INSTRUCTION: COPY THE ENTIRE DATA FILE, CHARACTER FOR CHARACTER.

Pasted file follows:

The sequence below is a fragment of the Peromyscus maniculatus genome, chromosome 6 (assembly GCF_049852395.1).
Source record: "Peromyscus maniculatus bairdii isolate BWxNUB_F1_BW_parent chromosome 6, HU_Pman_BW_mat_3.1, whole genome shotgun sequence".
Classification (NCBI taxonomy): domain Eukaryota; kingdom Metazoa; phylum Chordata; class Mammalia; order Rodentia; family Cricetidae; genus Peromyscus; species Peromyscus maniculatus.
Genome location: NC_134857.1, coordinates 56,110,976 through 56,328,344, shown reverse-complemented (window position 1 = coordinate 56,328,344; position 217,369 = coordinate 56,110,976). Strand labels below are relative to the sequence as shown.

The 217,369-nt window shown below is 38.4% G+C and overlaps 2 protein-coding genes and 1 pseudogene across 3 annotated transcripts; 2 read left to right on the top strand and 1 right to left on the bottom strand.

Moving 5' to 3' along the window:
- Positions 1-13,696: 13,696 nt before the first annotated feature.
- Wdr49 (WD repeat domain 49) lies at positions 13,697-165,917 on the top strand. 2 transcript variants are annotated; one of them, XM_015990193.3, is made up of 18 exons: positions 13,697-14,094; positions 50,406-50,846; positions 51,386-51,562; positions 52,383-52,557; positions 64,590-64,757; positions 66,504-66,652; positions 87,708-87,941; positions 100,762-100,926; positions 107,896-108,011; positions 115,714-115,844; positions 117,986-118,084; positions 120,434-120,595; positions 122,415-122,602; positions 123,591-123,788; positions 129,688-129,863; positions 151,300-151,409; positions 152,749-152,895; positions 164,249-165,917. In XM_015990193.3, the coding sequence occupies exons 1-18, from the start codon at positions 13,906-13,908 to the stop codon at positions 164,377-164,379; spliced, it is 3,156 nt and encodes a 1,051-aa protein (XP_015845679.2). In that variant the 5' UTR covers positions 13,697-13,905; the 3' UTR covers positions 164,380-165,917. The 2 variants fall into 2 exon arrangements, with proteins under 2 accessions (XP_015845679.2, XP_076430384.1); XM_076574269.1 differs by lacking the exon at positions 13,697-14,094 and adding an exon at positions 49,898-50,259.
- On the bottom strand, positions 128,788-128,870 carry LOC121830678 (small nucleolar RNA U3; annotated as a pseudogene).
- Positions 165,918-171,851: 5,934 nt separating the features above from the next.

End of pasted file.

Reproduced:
The sequence below is a fragment of the Peromyscus maniculatus genome, chromosome 6 (assembly GCF_049852395.1).
Source record: "Peromyscus maniculatus bairdii isolate BWxNUB_F1_BW_parent chromosome 6, HU_Pman_BW_mat_3.1, whole genome shotgun sequence".
Classification (NCBI taxonomy): domain Eukaryota; kingdom Metazoa; phylum Chordata; class Mammalia; order Rodentia; family Cricetidae; genus Peromyscus; species Peromyscus maniculatus.
Genome location: NC_134857.1, coordinates 56,110,976 through 56,328,344, shown reverse-complemented (window position 1 = coordinate 56,328,344; position 217,369 = coordinate 56,110,976). Strand labels below are relative to the sequence as shown.

The 217,369-nt window shown below is 38.4% G+C and overlaps 2 protein-coding genes and 1 pseudogene across 3 annotated transcripts; 2 read left to right on the top strand and 1 right to left on the bottom strand.

Moving 5' to 3' along the window:
- Positions 1-13,696: 13,696 nt before the first annotated feature.
- Wdr49 (WD repeat domain 49) lies at positions 13,697-165,917 on the top strand. 2 transcript variants are annotated; one of them, XM_015990193.3, is made up of 18 exons: positions 13,697-14,094; positions 50,406-50,846; positions 51,386-51,562; positions 52,383-52,557; positions 64,590-64,757; positions 66,504-66,652; positions 87,708-87,941; positions 100,762-100,926; positions 107,896-108,011; positions 115,714-115,844; positions 117,986-118,084; positions 120,434-120,595; positions 122,415-122,602; positions 123,591-123,788; positions 129,688-129,863; positions 151,300-151,409; positions 152,749-152,895; positions 164,249-165,917. In XM_015990193.3, the coding sequence occupies exons 1-18, from the start codon at positions 13,906-13,908 to the stop codon at positions 164,377-164,379; spliced, it is 3,156 nt and encodes a 1,051-aa protein (XP_015845679.2). In that variant the 5' UTR covers positions 13,697-13,905; the 3' UTR covers positions 164,380-165,917. The 2 variants fall into 2 exon arrangements, with proteins under 2 accessions (XP_015845679.2, XP_076430384.1); XM_076574269.1 differs by lacking the exon at positions 13,697-14,094 and adding an exon at positions 49,898-50,259.
- On the bottom strand, positions 128,788-128,870 carry LOC121830678 (small nucleolar RNA U3; annotated as a pseudogene).
- Positions 165,918-171,851: 5,934 nt separating the features above from the next.